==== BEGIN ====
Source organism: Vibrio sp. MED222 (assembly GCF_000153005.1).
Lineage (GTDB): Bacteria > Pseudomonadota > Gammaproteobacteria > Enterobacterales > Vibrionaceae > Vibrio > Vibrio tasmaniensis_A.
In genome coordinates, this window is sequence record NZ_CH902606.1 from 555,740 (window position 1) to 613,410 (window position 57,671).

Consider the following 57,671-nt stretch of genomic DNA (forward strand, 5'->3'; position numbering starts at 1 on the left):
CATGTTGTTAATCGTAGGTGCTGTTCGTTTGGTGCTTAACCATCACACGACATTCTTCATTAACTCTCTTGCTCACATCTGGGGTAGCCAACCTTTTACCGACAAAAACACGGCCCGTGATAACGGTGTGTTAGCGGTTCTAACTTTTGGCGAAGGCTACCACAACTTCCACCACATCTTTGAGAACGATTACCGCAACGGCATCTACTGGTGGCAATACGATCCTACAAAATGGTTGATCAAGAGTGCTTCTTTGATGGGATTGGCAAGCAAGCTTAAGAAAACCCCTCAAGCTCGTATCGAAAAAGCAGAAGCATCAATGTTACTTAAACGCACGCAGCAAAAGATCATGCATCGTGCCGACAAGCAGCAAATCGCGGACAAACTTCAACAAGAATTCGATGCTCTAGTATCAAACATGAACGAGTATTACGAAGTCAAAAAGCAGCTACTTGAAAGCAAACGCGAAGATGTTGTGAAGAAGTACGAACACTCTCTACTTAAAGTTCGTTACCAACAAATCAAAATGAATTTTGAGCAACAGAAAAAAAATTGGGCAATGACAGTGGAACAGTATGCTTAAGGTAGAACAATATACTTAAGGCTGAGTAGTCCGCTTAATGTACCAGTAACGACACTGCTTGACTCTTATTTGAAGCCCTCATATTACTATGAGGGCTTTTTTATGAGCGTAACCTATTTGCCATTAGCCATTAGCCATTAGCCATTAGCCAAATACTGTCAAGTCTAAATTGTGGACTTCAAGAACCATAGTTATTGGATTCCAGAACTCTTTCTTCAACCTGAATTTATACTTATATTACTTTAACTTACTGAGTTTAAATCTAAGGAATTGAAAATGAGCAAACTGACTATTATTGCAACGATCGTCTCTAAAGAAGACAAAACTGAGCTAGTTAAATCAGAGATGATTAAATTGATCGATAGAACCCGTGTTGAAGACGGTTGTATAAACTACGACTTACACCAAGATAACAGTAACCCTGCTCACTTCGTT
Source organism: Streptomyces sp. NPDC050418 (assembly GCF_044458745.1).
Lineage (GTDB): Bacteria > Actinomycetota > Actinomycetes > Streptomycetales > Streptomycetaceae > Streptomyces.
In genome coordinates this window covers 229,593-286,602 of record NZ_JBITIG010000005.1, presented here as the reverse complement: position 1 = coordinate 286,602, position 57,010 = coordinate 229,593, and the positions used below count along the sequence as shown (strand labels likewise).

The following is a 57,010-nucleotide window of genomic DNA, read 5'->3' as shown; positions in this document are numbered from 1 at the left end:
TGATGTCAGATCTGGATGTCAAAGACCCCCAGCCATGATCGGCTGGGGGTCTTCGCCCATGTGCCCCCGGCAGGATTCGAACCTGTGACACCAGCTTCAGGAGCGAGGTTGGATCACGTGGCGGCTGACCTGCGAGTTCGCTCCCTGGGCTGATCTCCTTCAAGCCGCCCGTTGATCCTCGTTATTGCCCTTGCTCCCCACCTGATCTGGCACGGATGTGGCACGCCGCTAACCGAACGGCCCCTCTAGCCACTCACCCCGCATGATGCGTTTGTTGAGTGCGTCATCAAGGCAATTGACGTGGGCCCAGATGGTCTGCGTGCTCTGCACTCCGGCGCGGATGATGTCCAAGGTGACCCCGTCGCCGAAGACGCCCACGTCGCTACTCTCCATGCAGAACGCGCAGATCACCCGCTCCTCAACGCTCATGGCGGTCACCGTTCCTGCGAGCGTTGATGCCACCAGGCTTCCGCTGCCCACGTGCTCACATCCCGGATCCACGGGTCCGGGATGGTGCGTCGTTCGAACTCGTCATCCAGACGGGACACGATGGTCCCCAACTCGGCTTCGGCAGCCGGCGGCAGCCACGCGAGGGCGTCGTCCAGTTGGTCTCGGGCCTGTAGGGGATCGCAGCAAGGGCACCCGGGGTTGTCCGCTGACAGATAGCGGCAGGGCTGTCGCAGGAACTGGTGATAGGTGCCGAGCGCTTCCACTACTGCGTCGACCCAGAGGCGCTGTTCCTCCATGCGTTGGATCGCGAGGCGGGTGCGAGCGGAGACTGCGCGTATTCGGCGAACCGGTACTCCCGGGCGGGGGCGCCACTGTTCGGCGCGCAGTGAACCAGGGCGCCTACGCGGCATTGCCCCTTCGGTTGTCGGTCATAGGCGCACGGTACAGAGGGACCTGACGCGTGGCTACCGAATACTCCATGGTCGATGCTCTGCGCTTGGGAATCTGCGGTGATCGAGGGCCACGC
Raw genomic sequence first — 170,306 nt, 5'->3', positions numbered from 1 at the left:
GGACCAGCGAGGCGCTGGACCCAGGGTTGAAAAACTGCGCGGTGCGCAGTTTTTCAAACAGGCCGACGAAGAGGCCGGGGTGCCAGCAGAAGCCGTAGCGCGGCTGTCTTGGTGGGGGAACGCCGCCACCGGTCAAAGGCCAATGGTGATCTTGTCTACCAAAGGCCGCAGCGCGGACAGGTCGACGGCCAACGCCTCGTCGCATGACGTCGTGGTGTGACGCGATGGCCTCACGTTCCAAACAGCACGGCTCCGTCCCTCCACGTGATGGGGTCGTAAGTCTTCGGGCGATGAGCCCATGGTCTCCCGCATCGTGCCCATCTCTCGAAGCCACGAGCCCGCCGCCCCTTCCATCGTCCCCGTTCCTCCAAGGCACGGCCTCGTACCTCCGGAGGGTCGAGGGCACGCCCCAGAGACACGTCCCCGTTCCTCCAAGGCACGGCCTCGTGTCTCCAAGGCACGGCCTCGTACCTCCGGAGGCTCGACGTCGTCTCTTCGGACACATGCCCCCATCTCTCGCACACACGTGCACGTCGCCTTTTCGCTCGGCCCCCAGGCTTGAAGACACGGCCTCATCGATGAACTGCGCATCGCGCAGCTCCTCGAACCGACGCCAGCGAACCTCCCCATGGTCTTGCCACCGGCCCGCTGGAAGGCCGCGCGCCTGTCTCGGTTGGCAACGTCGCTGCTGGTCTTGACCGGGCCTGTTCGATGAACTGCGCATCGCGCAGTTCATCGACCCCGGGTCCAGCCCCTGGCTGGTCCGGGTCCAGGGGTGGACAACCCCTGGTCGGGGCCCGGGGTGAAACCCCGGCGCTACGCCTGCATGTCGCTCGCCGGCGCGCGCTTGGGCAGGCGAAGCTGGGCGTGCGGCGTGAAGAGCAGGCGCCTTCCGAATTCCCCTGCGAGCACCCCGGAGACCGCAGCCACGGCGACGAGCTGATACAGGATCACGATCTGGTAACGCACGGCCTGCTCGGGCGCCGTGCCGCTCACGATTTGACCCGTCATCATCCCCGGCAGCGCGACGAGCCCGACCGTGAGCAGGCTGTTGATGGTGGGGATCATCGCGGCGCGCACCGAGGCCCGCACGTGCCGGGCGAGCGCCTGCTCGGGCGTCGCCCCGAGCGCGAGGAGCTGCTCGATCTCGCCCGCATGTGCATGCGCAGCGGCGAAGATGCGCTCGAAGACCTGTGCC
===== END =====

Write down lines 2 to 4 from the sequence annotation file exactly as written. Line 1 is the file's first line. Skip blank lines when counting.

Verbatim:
Lineage (GTDB): Bacteria > Pseudomonadota > Gammaproteobacteria > Enterobacterales > Vibrionaceae > Vibrio > Vibrio tasmaniensis_A.
In genome coordinates, this window is sequence record NZ_CH902606.1 from 555,740 (window position 1) to 613,410 (window position 57,671).

Consider the following 57,671-nt stretch of genomic DNA (forward strand, 5'->3'; position numbering starts at 1 on the left):